Co-investigators on this multidisciplinary project include Drs. Robert Brook, Sara Adar, and Catherine Spino from University of Michigan; and Dr. Rosemary Ziemba at Community Health Nursing.
Numerous studies have shown that exposure to PM2.5 air pollution increases risks for cardiovascular events such as heart attacks and heart failure and for adverse respiratory effects such as asthma. Experts estimate that roughly 88,000 deaths per year in the US are due to PM2.5. As the American Heart Association recognizes PM2.5 air pollution as a modifiable cardiovascular disease risk factor, and there is a growing need to minimize the exposure risks particularly for vulnerable populations, they tested the effectiveness of two relatively inexpensive, commercially available air filtration systems to reduce PM2.5 exposures among older adults in a low-income senior residence in a typical urban US environment (Detroit, Michigan).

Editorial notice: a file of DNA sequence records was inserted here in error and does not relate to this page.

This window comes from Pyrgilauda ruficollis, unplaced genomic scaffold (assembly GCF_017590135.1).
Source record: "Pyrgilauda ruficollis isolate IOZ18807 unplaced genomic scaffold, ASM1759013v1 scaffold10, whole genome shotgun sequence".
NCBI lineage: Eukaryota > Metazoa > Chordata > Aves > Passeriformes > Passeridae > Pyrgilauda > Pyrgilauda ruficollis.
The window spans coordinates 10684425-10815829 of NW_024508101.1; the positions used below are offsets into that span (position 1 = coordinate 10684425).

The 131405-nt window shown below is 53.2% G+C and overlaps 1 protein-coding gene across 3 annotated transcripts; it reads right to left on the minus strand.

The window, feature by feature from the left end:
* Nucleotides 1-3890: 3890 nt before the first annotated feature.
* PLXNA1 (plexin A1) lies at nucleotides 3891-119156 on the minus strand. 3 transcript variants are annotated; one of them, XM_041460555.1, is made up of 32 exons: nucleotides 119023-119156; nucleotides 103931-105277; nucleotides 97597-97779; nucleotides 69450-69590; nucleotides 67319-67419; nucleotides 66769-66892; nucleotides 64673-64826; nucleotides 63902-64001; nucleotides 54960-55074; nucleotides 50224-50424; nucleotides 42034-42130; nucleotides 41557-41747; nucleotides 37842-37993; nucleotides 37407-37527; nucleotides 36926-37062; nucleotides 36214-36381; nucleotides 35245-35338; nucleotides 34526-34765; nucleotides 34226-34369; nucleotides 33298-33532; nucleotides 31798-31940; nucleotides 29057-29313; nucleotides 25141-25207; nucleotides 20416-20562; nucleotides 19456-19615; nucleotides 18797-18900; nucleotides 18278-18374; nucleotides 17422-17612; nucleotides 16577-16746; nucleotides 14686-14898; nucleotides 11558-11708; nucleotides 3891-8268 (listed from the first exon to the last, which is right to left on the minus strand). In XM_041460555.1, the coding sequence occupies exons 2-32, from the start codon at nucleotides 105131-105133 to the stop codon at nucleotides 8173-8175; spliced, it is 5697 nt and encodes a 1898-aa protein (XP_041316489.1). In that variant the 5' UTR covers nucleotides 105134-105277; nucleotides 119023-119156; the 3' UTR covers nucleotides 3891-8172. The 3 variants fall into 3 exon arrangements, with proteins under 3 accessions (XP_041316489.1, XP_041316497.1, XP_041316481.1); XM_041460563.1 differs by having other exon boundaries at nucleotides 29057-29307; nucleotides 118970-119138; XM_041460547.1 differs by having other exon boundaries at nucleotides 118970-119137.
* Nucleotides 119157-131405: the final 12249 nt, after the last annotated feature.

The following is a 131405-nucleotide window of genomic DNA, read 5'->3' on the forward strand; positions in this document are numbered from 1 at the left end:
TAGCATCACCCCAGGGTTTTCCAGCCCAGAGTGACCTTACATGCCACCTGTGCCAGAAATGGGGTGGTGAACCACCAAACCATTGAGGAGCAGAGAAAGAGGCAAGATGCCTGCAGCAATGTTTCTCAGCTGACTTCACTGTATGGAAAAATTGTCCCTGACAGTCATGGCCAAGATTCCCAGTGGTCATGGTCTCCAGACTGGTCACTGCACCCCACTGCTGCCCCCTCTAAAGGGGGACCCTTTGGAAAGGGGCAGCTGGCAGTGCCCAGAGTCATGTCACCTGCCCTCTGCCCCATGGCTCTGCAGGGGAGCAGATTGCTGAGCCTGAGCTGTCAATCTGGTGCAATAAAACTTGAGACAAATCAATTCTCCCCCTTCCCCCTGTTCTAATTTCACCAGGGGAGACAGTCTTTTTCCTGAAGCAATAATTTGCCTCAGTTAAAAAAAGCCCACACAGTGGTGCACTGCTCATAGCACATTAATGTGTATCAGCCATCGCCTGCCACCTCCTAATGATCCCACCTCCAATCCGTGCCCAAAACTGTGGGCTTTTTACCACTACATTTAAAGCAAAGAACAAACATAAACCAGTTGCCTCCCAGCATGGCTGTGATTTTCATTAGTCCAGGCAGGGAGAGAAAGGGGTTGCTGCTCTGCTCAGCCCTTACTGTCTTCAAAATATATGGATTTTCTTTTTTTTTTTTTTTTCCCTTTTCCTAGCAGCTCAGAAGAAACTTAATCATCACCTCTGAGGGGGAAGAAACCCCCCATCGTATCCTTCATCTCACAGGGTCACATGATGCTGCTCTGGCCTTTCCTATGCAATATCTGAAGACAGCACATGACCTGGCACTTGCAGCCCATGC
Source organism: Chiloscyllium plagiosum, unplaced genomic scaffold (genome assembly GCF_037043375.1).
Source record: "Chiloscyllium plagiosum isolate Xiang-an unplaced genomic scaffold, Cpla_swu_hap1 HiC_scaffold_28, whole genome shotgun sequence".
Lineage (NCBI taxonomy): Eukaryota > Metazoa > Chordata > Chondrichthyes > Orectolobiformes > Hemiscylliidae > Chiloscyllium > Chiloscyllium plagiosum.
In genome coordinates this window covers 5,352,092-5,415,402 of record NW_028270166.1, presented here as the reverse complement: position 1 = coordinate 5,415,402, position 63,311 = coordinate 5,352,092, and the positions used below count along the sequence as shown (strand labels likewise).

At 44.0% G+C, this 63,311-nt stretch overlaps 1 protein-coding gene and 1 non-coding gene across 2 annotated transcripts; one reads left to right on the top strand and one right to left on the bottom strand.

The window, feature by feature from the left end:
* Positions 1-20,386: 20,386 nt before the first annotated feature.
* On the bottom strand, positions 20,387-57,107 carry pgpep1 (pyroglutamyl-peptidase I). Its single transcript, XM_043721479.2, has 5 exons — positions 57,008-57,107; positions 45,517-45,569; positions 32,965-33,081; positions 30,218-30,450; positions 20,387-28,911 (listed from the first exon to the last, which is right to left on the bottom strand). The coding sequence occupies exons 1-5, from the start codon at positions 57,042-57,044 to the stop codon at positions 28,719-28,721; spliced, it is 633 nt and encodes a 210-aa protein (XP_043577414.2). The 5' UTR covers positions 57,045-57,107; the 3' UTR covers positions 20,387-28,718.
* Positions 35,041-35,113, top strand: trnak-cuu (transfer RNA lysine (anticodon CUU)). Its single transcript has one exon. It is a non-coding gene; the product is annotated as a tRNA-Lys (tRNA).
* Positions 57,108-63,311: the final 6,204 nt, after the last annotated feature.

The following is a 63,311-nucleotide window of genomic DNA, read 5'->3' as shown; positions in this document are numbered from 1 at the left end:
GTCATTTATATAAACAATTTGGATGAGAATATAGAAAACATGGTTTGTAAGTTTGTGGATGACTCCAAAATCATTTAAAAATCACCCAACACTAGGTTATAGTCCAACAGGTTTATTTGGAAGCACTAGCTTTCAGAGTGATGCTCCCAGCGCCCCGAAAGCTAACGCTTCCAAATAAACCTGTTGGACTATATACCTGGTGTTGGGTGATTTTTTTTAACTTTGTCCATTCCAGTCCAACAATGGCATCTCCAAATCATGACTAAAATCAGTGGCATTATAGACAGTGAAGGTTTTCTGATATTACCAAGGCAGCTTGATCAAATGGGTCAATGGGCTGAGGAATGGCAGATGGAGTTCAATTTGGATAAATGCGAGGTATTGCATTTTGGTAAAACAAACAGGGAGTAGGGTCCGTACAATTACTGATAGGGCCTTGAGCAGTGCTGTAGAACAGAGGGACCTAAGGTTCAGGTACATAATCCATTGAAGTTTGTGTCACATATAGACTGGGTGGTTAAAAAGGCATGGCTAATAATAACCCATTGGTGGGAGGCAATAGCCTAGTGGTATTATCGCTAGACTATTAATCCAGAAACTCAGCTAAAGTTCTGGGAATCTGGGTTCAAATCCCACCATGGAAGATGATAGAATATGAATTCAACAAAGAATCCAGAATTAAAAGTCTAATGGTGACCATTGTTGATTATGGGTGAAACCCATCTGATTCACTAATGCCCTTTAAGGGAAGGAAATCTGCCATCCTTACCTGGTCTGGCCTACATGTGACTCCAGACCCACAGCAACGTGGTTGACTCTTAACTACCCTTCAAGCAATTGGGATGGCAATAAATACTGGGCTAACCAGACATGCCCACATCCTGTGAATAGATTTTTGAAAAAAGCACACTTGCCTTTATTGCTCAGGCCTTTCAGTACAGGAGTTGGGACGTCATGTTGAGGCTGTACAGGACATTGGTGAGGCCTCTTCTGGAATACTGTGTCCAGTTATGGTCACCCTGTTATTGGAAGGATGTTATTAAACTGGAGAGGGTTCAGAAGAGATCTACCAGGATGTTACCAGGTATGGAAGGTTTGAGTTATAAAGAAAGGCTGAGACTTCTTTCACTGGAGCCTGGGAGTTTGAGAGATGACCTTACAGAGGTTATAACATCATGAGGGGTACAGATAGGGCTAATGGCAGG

Their clinical trial showed that indoor air filtration systems significantly reduced PM2.5 exposures measured at the personal-level by participants wearing monitors. They also showed for the first time in the US that a reduction in PM2.5 exposures can lead to a decrease in systolic blood pressure by around 3-4 mm Hg, an amount similar to other lifestyle treatments for hypertension such exercise. Given that a 1-mmHg reduction in mean population systolic blood pressure could prevent an estimated 10,000 coronary heart disease deaths each year in US alone, and hypertension is the leading risk factor for death worldwide, they indicated that much larger trials are warranted to test whether air filtration units can play an important role in helping to prevent cardiovascular disease worldwide.
This study was supported by research grant R01NR014484 from the National Institute of Nursing Research.